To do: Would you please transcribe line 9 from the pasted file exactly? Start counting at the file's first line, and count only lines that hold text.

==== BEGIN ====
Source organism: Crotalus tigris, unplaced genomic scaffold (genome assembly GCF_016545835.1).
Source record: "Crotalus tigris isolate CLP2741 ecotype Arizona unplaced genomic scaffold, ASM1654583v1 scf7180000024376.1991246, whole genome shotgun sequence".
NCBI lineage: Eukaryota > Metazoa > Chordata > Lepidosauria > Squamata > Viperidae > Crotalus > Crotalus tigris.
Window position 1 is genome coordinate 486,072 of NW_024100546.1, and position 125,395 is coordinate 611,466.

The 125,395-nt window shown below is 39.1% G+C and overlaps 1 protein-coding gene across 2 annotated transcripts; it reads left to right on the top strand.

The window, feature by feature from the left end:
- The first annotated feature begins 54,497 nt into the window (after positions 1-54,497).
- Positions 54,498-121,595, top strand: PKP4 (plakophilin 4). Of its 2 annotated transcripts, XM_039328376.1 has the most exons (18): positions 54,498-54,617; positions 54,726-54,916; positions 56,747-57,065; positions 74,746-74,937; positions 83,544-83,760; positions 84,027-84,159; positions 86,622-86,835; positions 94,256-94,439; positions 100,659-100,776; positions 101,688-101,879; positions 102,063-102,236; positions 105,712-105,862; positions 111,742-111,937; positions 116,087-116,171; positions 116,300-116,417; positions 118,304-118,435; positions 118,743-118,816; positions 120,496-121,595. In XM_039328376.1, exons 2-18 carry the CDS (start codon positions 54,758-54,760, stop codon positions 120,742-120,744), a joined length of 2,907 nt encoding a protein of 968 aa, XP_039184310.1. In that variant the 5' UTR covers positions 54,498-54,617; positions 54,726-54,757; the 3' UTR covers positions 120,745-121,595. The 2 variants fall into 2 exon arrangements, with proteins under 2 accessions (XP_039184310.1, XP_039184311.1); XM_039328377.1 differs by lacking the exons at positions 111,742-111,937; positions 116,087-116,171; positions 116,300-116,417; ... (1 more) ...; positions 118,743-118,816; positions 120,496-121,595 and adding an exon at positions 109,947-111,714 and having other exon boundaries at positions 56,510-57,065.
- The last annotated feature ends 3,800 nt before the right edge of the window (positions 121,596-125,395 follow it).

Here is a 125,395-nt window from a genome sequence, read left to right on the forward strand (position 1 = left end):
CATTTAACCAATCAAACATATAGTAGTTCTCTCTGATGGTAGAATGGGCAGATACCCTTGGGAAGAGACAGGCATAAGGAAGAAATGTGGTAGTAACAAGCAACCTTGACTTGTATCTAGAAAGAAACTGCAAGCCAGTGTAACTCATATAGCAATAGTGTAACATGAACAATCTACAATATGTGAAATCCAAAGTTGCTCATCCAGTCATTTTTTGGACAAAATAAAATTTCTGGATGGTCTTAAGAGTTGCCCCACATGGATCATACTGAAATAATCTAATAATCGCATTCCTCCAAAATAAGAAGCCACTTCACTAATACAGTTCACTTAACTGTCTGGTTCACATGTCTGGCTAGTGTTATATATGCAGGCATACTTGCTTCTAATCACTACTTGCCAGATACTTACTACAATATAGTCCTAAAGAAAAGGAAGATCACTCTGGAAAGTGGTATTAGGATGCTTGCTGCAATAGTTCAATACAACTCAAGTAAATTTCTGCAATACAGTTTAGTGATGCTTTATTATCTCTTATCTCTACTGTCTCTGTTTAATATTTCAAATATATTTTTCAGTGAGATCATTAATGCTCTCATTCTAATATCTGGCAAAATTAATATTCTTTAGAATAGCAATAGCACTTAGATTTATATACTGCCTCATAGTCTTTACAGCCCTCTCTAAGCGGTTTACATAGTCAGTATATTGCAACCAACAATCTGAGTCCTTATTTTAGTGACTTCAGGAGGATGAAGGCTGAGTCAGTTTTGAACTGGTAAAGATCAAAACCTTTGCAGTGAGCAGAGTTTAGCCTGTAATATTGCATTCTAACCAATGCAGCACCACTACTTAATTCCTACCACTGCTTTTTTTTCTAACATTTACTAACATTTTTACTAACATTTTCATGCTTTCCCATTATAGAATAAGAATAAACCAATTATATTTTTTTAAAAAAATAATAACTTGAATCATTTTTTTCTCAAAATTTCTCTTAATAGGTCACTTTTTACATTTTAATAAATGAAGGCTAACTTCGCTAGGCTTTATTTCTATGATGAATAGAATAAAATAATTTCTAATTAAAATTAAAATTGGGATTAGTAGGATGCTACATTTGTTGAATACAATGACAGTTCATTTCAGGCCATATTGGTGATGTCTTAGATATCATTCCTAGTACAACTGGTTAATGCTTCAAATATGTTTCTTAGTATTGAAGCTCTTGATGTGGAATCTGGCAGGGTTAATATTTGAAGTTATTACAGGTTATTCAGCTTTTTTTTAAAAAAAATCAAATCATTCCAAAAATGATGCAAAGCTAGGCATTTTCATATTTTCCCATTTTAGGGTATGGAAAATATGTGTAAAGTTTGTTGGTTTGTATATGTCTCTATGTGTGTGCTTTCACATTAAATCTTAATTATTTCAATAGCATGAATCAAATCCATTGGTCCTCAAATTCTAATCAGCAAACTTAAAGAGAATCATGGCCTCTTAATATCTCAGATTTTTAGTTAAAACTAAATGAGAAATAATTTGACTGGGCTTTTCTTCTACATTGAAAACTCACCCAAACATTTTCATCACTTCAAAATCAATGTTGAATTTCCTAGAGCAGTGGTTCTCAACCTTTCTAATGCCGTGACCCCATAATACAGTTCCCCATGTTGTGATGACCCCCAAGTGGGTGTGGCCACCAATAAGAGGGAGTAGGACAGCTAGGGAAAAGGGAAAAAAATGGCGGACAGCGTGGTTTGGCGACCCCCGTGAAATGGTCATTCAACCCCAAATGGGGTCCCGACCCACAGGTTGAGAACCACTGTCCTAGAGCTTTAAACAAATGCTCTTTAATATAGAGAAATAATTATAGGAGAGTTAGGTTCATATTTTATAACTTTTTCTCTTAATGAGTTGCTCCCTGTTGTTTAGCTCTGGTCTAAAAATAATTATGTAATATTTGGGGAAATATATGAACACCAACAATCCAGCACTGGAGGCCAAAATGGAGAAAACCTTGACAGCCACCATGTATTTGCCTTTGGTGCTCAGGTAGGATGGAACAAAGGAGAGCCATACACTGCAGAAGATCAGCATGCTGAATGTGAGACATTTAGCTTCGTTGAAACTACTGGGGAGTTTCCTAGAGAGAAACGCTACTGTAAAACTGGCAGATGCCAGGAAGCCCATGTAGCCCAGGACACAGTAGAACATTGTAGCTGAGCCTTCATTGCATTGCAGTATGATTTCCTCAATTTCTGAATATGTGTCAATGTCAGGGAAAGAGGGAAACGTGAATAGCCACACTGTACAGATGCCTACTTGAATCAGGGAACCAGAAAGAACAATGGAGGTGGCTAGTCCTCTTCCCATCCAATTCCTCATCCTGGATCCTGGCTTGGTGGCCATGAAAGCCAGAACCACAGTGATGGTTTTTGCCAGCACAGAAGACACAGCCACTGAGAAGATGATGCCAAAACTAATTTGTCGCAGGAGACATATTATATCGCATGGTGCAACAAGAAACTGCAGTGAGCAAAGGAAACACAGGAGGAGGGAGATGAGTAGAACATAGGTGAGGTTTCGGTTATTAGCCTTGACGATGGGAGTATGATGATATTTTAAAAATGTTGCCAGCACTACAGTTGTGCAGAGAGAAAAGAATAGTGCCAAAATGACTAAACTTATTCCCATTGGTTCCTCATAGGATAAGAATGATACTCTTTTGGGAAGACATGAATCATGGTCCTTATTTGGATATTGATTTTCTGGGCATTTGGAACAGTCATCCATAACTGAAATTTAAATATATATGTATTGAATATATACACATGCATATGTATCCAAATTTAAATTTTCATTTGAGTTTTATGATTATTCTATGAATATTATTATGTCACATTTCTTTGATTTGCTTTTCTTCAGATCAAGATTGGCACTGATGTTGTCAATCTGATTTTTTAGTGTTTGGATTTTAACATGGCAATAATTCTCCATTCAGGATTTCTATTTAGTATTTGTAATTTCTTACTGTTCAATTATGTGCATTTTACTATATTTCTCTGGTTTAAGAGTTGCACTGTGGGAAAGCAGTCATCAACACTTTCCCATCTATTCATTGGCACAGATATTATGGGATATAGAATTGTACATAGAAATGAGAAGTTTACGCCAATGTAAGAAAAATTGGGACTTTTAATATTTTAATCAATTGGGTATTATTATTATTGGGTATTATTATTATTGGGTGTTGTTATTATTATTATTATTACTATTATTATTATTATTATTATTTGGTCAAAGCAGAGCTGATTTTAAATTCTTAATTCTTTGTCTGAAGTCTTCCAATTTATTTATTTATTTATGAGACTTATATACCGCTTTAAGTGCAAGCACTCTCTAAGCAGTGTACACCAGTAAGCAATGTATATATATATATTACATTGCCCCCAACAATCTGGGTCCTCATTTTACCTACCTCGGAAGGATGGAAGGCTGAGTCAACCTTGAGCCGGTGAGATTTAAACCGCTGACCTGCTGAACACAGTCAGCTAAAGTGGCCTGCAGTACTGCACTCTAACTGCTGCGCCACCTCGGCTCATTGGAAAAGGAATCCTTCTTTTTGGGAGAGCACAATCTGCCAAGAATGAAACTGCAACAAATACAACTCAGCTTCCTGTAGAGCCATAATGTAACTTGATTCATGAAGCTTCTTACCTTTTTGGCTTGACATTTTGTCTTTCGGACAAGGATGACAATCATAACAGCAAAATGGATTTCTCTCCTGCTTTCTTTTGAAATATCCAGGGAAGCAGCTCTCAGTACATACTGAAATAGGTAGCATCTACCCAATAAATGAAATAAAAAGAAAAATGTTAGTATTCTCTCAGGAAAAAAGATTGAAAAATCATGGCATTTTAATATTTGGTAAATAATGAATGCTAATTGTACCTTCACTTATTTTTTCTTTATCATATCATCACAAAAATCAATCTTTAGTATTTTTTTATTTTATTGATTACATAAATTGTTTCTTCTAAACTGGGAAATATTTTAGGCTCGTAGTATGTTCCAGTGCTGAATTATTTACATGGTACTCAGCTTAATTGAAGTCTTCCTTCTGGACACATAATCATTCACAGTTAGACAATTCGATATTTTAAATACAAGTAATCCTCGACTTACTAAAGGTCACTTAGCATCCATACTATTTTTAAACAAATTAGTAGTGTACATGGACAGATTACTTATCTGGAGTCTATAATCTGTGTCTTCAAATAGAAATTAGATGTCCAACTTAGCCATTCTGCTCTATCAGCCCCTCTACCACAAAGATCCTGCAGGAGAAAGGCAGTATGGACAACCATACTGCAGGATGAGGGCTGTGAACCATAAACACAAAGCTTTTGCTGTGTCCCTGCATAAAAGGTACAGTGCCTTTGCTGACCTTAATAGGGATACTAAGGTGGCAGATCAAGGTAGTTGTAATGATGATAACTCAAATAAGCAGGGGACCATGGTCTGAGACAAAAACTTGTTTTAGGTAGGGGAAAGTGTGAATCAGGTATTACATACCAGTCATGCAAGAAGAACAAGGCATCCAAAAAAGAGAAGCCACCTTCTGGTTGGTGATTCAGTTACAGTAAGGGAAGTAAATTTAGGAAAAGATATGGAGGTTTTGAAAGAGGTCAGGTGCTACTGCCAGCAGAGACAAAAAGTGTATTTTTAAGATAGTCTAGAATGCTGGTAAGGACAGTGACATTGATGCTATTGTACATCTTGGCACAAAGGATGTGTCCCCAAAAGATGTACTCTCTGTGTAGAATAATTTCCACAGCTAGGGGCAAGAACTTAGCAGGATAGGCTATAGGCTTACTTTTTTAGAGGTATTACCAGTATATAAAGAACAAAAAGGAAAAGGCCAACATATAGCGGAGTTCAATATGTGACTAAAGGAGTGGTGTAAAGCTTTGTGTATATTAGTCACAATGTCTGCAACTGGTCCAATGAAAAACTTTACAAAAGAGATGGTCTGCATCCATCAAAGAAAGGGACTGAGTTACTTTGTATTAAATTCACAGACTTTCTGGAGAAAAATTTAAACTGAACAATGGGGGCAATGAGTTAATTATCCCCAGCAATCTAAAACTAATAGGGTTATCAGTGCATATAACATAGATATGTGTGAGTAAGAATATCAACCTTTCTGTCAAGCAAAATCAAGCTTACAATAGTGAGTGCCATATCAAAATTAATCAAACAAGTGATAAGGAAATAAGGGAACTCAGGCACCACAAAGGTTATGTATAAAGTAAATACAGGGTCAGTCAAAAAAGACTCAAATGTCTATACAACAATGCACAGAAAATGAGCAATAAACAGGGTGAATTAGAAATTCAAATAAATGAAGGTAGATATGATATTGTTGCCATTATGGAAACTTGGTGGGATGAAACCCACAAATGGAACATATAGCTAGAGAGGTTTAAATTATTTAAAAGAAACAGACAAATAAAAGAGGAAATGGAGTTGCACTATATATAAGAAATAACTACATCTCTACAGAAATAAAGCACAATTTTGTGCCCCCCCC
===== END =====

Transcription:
- The last annotated feature ends 3,800 nt before the right edge of the window (positions 121,596-125,395 follow it).